When Maria was unable to make it up the mountain, she could rely on her Daddy because he was strong enough and kind enough to get her to the top.  When my life goes from hard to impossible, I need what Maria needed.  I need a God that is both strong AND loving.  

Can you imagine if God was either one or the other, but not both?  

A God who is just loving would be like a kindly old granddaddy who is good for a hug and some candy, but not able to fight off the bad guys.  He would comfort us perhaps with “I’m sorry that happened to you.” But a just kindly God would not avenge us or be able to change anything.  

A God who is only Strong would not necessarily have the kindness necessary to handle my weaknesses and insecurities. He might say “Suck it up” or get angry with me.   

But a God who is both STRONG and LOVING is the perfect God, who like a good Father not only has compassion on me, but is strong enough to get me through the incredibly hard times I cannot and do not want to go through.   And He does this because He desires to share the destination with me. 

We will never, ever forget the feast of Jordon Pond popovers and blueberry lemonade that awaited us at the top of the mountain.  And as we enjoyed full tummies and the sugar coma that set in, we told stories of how we made it up the mountain.   I think that was a little slice of heaven right there.  When we arrive at Heaven’s banquet table there will be stories to share and victories to celebrate, but in the meantime, I want to be sure that I am not suffering out the mountain alone.  Just as it would have been ridiculous for Maria to tackle that mountain alone, it is crazy for me to think I can handle what this day holds.  God, the strong AND loving God, is more than able.  And He avails Himself to me and to you.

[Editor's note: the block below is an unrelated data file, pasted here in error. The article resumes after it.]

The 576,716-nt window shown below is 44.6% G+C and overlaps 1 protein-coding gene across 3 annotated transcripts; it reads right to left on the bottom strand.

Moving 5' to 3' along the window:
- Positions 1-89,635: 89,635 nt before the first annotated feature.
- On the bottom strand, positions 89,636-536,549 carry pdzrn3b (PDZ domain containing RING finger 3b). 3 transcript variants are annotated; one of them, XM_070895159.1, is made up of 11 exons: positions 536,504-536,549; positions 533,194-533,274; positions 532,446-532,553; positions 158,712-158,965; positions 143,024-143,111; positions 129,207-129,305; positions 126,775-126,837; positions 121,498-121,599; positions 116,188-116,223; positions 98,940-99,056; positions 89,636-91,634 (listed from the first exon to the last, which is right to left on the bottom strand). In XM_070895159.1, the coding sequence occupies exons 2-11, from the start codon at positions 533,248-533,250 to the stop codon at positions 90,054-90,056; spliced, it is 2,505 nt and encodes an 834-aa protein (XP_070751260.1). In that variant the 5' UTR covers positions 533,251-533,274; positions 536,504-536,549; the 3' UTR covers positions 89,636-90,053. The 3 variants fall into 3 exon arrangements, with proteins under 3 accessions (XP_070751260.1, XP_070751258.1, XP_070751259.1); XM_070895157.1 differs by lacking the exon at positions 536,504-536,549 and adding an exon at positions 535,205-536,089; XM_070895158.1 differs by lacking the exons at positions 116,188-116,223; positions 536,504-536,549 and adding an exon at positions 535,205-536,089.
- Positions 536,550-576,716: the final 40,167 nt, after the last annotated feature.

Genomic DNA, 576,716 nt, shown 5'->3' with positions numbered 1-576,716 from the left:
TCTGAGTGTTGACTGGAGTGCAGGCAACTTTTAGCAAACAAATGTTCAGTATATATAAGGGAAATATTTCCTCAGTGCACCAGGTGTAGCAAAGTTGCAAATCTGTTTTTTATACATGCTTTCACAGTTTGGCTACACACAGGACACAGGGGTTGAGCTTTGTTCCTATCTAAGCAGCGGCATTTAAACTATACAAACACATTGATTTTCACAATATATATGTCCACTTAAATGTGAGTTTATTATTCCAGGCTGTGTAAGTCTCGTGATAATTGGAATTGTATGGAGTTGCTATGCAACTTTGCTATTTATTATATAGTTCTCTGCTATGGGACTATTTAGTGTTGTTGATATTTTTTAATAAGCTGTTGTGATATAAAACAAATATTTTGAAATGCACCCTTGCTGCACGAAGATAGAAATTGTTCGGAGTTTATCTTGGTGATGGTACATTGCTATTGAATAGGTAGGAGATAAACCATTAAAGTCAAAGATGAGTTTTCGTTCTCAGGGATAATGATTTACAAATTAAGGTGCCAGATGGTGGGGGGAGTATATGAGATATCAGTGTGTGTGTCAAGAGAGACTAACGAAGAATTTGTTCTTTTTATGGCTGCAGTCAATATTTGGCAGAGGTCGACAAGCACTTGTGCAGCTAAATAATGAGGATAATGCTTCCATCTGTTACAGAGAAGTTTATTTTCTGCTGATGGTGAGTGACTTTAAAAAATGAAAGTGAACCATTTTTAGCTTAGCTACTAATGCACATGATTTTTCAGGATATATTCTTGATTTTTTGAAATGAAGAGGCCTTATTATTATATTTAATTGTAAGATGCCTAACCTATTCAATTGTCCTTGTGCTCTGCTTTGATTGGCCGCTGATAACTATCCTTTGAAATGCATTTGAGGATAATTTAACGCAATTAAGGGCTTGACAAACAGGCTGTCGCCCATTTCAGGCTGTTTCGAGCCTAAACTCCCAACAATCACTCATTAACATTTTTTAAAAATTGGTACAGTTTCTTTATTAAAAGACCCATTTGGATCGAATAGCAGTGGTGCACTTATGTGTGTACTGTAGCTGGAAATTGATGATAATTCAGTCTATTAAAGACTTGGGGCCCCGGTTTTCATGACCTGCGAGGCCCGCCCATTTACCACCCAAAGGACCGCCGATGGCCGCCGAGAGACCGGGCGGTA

God is, after all, Super Good.  

Saturday, August 8, 2015

In Case of Fog, Turn Back!

I couldn’t find my way out of a paper bag if my life depended on it.* I have no sense of direction. No internal compass. I am completely handicapped in the spatial arena and am totally dependent on my GPS. It is humiliating how I have to memorize landmarks and keep a notebook in my car with directions to good friend’s houses. I walk out of hotel rooms and don’t have a clue where the elevator is, and still have to look at the directory in the mall I have shopped in for 16 years. As someone who is generally competent, this is embarrassing. But truth be told, if you dropped me down in the middle of my neighborhood it would take me a very long time to find my way home.  Keep this in mind when I am 80 years old and get lost.  This is my baseline. As long as I know my name, I am probably okay.

Last week I took the kids for a glorious visit to my parents’ house in the mountains outside of Roanoke, Virginia.   
Roaring Run Waterfall

As I left to come home I decided to take a commonly used “short cut” that my Dad loves along the Blue Ridge Parkway (mistake #1).  As we pulled on to the parkway my sister called and I started chatting with her about our visit with mom and dad and caught up on her new job.  (mistake #2…If I am directionally inept off the phone, I am completely an idiot on it) I drove along mildly aware that I am supposed to be on the parkway for approximately 15 miles.  But the fog was so dense (mistake #3…parkway+fog=trouble)  I couldn’t see 30 feet in front of me.  It was terrible.  I’m creeping along still chatting with my sister, and the kids are starting up with the “I’m hungry!” “You promised us breakfast in 15 minutes” business. I lose cell signal with my sister and keep going, but at this point I am starting to realize that an unusual amount of time has passed, even for a foggy drive.